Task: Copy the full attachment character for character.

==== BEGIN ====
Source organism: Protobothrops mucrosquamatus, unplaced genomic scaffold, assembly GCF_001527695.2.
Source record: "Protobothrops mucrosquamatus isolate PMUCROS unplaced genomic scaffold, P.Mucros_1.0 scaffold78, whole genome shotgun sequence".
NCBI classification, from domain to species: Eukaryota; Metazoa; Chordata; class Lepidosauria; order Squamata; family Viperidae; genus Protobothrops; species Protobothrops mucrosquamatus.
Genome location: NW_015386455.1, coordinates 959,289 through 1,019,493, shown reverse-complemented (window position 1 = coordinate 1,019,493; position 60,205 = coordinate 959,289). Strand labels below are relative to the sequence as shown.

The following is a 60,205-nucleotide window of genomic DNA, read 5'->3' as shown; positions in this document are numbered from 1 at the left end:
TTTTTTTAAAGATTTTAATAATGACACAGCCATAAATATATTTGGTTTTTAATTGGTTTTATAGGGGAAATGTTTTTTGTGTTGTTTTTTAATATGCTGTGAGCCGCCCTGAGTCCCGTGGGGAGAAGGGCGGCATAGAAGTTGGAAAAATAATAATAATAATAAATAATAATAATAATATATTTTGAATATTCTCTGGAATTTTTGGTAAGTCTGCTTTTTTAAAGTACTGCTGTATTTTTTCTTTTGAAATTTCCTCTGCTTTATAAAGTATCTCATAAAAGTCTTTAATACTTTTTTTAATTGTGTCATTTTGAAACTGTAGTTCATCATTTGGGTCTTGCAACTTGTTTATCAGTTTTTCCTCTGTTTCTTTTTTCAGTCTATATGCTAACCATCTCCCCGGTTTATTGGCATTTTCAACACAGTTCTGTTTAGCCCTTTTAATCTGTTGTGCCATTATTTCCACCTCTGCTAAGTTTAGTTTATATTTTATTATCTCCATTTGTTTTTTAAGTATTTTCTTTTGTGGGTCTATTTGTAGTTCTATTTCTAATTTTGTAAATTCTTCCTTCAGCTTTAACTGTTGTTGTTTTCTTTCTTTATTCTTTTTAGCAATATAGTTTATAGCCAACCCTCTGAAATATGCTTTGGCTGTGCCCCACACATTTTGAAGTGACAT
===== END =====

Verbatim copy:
Source organism: Protobothrops mucrosquamatus, unplaced genomic scaffold, assembly GCF_001527695.2.
Source record: "Protobothrops mucrosquamatus isolate PMUCROS unplaced genomic scaffold, P.Mucros_1.0 scaffold78, whole genome shotgun sequence".
NCBI classification, from domain to species: Eukaryota; Metazoa; Chordata; class Lepidosauria; order Squamata; family Viperidae; genus Protobothrops; species Protobothrops mucrosquamatus.
Genome location: NW_015386455.1, coordinates 959,289 through 1,019,493, shown reverse-complemented (window position 1 = coordinate 1,019,493; position 60,205 = coordinate 959,289). Strand labels below are relative to the sequence as shown.

The following is a 60,205-nucleotide window of genomic DNA, read 5'->3' as shown; positions in this document are numbered from 1 at the left end:
TTTTTTTAAAGATTTTAATAATGACACAGCCATAAATATATTTGGTTTTTAATTGGTTTTATAGGGGAAATGTTTTTTGTGTTGTTTTTTAATATGCTGTGAGCCGCCCTGAGTCCCGTGGGGAGAAGGGCGGCATAGAAGTTGGAAAAATAATAATAATAATAAATAATAATAATAATATATTTTGAATATTCTCTGGAATTTTTGGTAAGTCTGCTTTTTTAAAGTACTGCTGTATTTTTTCTTTTGAAATTTCCTCTGCTTTATAAAGTATCTCATAAAAGTCTTTAATACTTTTTTTAATTGTGTCATTTTGAAACTGTAGTTCATCATTTGGGTCTTGCAACTTGTTTATCAGTTTTTCCTCTGTTTCTTTTTTCAGTCTATATGCTAACCATCTCCCCGGTTTATTGGCATTTTCAACACAGTTCTGTTTAGCCCTTTTAATCTGTTGTGCCATTATTTCCACCTCTGCTAAGTTTAGTTTATATTTTATTATCTCCATTTGTTTTTTAAGTATTTTCTTTTGTGGGTCTATTTGTAGTTCTATTTCTAATTTTGTAAATTCTTCCTTCAGCTTTAACTGTTGTTGTTTTCTTTCTTTATTCTTTTTAGCAATATAGTTTATAGCCAACCCTCTGAAATATGCTTTGGCTGTGCCCCACACATTTTGAAGTGACAT